FOM: categorical cardinals (in two senses)
Stephen G Simpson
simpson at math.psu.edu
Wed Apr 12 21:52:25 EDT 2000
In my posting of 1 Mar 2000, I discussed the ZFC-style foundational
picture given by the cumulative hierarchy. I said that this picture
tends to inspire confidence, because it is ``demonstrably categorical
in a certain sense''. I asked whether the alternative foundational
pictures embodied by NF and topos theory have any analogous
``categoricity properties''.
Later in the same thread, Eric Palmgren (18 Mar 2000) gave some
references to intuitionistic set theory, etc, and saying that IZF
provides a ``categorical framework of at least the interpretational
strength of set theory''.
To eliminate any possible confusion, let me point out that Palmgren
and I were using the word ``categorical'' in two completely different
senses, and we were making completely different points.
In my remarks, I was referring to categoricity of axiomatic theories,
meaning that a theory has only one model up to isomorphism, as when
one says that Hilbert's second order axiomatization of geometry is
categorical. My point was that it is well known and provable in ZFC
that, for all ordinals alpha, the structure (V_alpha, epsilon|V_alpha)
can be characterized uniquely up to isomorphism, as the unique
structure of height alpha satisfying certain obvious second order
axioms. Furthermore, this structure is *rigid*, i.e., it has no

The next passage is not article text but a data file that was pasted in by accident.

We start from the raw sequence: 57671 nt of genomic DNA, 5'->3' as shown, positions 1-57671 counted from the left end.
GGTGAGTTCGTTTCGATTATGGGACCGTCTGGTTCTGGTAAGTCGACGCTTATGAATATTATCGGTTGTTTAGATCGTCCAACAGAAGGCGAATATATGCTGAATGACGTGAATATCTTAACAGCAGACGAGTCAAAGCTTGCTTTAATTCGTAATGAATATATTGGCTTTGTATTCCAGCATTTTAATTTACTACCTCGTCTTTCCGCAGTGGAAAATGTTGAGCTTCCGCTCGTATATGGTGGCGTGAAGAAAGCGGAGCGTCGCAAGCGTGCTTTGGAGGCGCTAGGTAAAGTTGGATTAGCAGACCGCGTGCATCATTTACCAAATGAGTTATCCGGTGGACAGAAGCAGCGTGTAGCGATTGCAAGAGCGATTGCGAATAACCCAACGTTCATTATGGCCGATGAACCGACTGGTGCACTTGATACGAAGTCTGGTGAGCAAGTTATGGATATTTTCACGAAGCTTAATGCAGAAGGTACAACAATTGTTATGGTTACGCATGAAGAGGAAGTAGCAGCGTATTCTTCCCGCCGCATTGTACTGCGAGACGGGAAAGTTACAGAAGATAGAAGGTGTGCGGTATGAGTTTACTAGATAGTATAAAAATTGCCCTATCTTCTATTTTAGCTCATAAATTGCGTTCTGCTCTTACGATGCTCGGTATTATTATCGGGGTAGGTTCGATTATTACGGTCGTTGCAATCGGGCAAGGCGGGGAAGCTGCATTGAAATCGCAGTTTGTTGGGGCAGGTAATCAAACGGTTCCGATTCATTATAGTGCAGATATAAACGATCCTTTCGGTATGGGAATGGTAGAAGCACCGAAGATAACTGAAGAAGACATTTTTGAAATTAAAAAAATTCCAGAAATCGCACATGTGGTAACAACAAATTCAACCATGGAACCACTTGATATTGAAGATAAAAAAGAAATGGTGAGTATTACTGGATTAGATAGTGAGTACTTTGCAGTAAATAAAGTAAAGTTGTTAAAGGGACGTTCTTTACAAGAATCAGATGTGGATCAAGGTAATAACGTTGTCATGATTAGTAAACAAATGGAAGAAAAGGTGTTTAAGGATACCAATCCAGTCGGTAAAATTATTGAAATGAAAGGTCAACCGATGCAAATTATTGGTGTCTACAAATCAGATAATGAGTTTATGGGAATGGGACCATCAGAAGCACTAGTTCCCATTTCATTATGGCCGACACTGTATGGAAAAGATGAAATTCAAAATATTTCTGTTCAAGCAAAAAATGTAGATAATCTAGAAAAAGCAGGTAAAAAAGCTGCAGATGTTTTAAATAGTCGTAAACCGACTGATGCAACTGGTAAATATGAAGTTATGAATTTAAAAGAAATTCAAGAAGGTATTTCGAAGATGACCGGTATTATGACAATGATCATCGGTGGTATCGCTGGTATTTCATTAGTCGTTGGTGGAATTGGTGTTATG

automorphisms other than the identity. This kind of categoricity and
rigidity give us the feeling that we are dealing with something very
specific.
On the other hand, Palmgren in his remarks was evidently referring,
not to categoricity of axiomatic theories, but rather to *category
theory*, i.e., morphisms, functors, toposes, etc. One of Palmgren's
points was that there is hope for interpreting set theory and large
cardinal axioms into topos theory, because of the close relationship
between topos theory and intuitionistic set theory.
I would like to follow up a little bit on Palmgren's point. I don't
really see how large cardinals can be fruitfully studied in a topos
setting. Can someone enlighten me?
Of course it is known that the axioms of topos theory can be
supplemented by a list of additional axioms to make it similar to (a
reasonable fragment of) classical ZFC set theory. So in this sense
Palmgren's point is obvious. But one of the virtues of topos theory
is supposed to be its generality. Thus it seems reasonable to ask
what can one say about large cardinals in the general topos framework?
For example, one of the well known large cardinal properties is weak
compactness. If X is a set, let [X]^2 denote the set of 2-element
subsets of X. The cardinality of X is said to be weakly compact if
and only if X is uncountable and, for every partition of [X]^2 into
two parts, A and B, there exists a set Y included in X of the same
cardinality as X, such that either [Y]^2 is included in A, or [Y]^2 is
included in B.
So, the set-theoretic formulation of weakly compact cardinals is
obviously very elegant. Is there a corresponding topos formulation?
Is it comparably elegant? Is it comparably fruitful?
-- Steve
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